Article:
The Reading Room

Dante at 700: What the Supreme Poet can teach us about work, love, art, and life : Inferno, Canto IV: Escaping Limbo

A Reading Room series on The Divine Comedy
Dante is awoken by a loud clap of thunder. He gets up to his feet, looks around, and tries to comprehend where he is. He is standing on the edge of a deep, dark, misty valley reverberating with the echoes of thunder. Dante strains to see into the valley but still cannot make anything out through the fog. “Let us descend now into the blind world,” says Virgil, pale (apparently) with terror. “I’ll go first, and you’ll follow closely behind me.” 
“How can I come into this place,” Dante asks him concernedly, “if even you’re afraid of it?”
 “I’m not pale because I’m afraid of this place,” Virgil replies, “but because I’m profoundly sorry for the people who are in it. Let’s continue; we have a long road ahead of us.”
 Dante follows Virgil in, and they first come upon the uppermost circle of the valley. This is Limbo, the first circle of Hell. Dante hears no crying or wailing here, only sighs—but sighs so forceful and persistent that the very air trembles. He finally begins to be able to glimpse some people; from the looks of it, it is a very large group of people—men, women, and children. 
 Virgil explains to Dante that all these people he sees are people who lived before the age of Christ. Although they were not sinners, they are not able to enter Heaven because they were unbaptized. “And among such as these am I myself,” says Virgil. “Because we did not sin we are not given torturous punishments. Our punishment is more spiritual and psychological: to live on here with desire (of reaching Heaven) but without any real hope that we will ever truly be able to attain it.”
 Dante’s heart is immediately seized with grief, for he knows of people who, though they may be good people, are or will be suspended in Limbo for this very reason. 
 Virgil tells Dante that not all meritorious people who lived before Christ were doomed to be in Limbo forever. After his death, Christ descended into Hell and brought back with him to Heaven the souls of the unbaptized righteous men and women—such Adam, Noah, Moses, Abraham, David, Jacob, and Rachel—who lived before they were able to accept him. But before this occasion no other human spirits had ever been saved from Limbo. 
Before we descend into the real heart of Hell, we first go with Dante and Virgil into an area of Hell that, though in Inferno proper, is in Hell but not of it: Limbo, the place where those who did not (and were not able to) accept Christ but who were otherwise good people must reside for eternity. Those of us who are not Christian (and even some of those who are) might feel that the existence of Limbo is extremely unfair. Hell, as harsh as it is, is at least understandable: it is a place where sinners and criminals can be punished for their crimes with perfect justice. But what about Limbo? Why should a place exist where otherwise good people who did not accept Christ must reside without real punishment, but without real hope of reaching paradise either? 
 The existence of a Limbo in the afterlife is a matter of Christian (and particularly Catholic) theology, and as such it is incumbent on Christian theology to answer for it. (Some scholars have speculated that the Christian doctrine related to unbaptized souls was conceived—either consciously or unconsciously—in order to deter infanticide, a not uncommon practice in pagan Greece and Rome.) But in our present-day lives here on earth, we do know that many sorts of limbos really do exist—and many of us may in fact find ourselves trapped in them at various points in our lives. Perhaps some of us are even in a limbo now. A limbo is a place—an emotional, spiritual, or psychological place, or a medical, financial, or professional state—in which we find ourselves stuck. We do not feel any particular torment, but neither do we sense much potential for advancement. Things are just good (or, more aptly, not bad) enough where we are able to stave off the bill collectors and fend off the temptations of indulging in our worst impulses; but neither are things really good enough where we feel a sense of true accomplishment. We have a desire for more—but, like in Dante’s Limbo, we appear to have no hope of ever actually achieving it.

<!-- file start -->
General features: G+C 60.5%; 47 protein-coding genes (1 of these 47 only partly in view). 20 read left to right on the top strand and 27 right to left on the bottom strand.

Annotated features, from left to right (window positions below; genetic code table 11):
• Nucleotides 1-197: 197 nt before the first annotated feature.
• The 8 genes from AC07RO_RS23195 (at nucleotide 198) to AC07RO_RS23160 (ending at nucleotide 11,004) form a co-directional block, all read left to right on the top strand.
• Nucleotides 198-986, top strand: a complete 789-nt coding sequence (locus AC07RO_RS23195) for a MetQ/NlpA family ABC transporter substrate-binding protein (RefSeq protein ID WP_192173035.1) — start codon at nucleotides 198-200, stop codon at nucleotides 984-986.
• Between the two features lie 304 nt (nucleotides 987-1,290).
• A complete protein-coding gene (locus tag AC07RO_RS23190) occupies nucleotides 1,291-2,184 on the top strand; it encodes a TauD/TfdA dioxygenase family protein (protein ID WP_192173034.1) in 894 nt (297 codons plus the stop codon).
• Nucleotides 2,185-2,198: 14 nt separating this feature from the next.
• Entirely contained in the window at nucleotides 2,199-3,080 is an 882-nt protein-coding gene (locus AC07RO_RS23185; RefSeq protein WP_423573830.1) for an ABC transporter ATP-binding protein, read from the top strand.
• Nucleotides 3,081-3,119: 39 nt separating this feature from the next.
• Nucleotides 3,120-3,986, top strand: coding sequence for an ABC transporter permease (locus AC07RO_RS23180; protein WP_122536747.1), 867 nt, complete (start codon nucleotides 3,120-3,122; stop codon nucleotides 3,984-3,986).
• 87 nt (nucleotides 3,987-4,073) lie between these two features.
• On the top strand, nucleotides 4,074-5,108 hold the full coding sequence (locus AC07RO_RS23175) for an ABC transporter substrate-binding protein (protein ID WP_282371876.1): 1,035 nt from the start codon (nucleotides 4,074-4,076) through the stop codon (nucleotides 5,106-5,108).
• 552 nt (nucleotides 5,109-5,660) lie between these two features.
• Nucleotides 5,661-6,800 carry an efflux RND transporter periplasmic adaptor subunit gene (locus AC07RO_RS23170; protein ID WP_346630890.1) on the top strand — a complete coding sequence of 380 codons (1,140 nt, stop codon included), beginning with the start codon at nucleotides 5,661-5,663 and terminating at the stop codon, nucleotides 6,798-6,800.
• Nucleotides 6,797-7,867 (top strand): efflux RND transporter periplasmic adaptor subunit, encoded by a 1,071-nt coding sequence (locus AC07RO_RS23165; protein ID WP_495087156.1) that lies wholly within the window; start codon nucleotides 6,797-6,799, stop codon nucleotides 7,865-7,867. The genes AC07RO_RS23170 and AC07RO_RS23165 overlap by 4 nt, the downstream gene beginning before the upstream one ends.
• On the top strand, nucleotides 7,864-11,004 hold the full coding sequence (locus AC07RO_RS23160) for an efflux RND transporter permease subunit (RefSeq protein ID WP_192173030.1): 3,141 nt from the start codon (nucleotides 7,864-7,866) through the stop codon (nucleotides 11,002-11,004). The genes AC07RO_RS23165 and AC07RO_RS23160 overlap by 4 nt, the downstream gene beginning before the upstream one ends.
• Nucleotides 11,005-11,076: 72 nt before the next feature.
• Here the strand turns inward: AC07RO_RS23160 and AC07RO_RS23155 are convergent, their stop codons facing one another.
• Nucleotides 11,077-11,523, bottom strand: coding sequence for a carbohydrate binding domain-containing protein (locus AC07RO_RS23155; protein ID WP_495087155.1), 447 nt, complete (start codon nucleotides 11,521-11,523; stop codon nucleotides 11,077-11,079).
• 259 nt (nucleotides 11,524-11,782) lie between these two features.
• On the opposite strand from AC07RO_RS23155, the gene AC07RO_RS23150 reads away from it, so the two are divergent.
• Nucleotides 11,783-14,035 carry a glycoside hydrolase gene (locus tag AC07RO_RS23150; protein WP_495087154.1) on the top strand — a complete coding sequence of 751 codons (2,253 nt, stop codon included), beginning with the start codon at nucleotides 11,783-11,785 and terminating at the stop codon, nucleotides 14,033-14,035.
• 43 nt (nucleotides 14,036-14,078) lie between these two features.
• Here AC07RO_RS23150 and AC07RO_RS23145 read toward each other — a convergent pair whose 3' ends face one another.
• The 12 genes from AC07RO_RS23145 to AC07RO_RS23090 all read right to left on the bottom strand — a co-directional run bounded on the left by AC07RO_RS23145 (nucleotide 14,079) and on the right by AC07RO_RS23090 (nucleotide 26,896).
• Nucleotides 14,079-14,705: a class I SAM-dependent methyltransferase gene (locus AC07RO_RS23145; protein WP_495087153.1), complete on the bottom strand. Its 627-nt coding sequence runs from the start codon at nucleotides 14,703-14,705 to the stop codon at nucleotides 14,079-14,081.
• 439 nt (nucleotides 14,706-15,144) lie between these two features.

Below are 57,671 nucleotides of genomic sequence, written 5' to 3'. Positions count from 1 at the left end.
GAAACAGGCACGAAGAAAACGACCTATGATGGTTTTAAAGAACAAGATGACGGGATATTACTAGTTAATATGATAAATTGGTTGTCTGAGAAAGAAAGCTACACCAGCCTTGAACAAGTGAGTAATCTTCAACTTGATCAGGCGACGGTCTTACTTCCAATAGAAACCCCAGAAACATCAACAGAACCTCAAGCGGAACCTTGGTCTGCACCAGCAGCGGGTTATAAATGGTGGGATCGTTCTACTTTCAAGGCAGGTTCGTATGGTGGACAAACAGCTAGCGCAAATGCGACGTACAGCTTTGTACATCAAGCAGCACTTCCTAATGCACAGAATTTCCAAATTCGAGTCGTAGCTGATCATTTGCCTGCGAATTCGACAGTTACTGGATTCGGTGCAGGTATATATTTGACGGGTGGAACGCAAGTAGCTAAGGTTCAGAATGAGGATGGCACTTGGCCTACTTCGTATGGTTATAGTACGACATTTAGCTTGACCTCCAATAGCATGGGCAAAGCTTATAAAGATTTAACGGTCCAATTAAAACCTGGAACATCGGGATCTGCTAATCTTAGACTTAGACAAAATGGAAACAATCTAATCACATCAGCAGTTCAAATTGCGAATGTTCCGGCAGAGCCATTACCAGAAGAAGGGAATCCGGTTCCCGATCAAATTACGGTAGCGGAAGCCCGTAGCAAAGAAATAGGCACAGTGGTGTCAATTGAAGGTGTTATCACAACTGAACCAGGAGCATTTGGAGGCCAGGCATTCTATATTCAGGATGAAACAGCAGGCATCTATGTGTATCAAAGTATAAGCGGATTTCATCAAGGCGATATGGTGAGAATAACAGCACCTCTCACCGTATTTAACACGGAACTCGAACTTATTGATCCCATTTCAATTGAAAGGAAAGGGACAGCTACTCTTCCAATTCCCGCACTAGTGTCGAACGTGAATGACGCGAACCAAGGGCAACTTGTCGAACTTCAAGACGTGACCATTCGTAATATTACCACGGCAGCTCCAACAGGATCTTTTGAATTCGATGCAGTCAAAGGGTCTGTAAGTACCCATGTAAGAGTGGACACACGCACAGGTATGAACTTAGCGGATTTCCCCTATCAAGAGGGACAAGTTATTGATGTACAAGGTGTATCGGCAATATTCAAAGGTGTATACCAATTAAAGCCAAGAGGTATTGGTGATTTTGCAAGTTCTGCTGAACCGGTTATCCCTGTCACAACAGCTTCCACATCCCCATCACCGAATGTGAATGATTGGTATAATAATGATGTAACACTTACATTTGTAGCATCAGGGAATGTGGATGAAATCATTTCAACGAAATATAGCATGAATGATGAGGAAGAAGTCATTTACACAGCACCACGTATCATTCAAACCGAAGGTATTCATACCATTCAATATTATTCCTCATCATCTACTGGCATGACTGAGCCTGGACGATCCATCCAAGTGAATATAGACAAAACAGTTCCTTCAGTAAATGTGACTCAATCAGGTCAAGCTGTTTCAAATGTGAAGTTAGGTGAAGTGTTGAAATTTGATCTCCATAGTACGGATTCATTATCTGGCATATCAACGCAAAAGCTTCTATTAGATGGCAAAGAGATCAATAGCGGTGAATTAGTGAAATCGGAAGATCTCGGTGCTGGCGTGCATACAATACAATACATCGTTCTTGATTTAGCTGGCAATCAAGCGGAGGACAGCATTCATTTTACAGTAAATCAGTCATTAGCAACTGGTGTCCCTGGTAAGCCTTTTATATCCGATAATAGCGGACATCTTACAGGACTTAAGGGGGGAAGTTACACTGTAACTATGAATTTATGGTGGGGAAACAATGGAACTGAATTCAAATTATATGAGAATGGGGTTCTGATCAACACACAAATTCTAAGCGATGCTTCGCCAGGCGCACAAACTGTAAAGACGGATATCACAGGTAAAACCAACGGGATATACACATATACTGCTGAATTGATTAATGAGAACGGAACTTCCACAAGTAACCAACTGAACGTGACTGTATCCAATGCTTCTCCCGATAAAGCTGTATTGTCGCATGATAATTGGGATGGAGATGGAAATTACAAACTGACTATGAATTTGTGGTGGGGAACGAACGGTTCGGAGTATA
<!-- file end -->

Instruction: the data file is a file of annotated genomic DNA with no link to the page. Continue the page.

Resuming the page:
Traveling through the Underworld’s Limbo with Dante and Virgil is helpful for us because it reminds us that there are genuine limbos in our mortal world here above, and that we shouldn’t castigate ourselves too harshly if we happen, at some point in our lives—as the majority of us will—to find ourselves trapped in one. (After all, we aren’t really in hell—we are just in limbo.) Moreover, we should feel hopeful if we do find ourselves trapped in an earthly limbo—and actually become aware of it—for, unlike the Limbo in the Underworld, limbos in this world do offer the possibility of hope. Once we become conscious of the fact that we are indeed stuck in a limbo, we immediately have the hope of one day escaping it. The existence of Dante’s hopeless eternal Limbo thus, perhaps paradoxically—yet eminently understandably—gives us hope of escaping and transcending our temporary earthly limbos. We may not ever attain paradise, but because we have been given the gift of being human, there is always hope that we can better our situations, lift ourselves out of our mortal limbos, and improve the lives of those around us. As the Hungarian-Canadian physician Gabor Maté has written,  
Not every story has a happy ending…but the discoveries of science, the teachings of the heart, and the revelations of the soul all assure us that no human being is ever beyond redemption. The possibility of renewal exists as long as life exists. How to support that possibility in others and in ourselves is the ultimate question.- Gabor Maté, In the Realm of Hungry Ghosts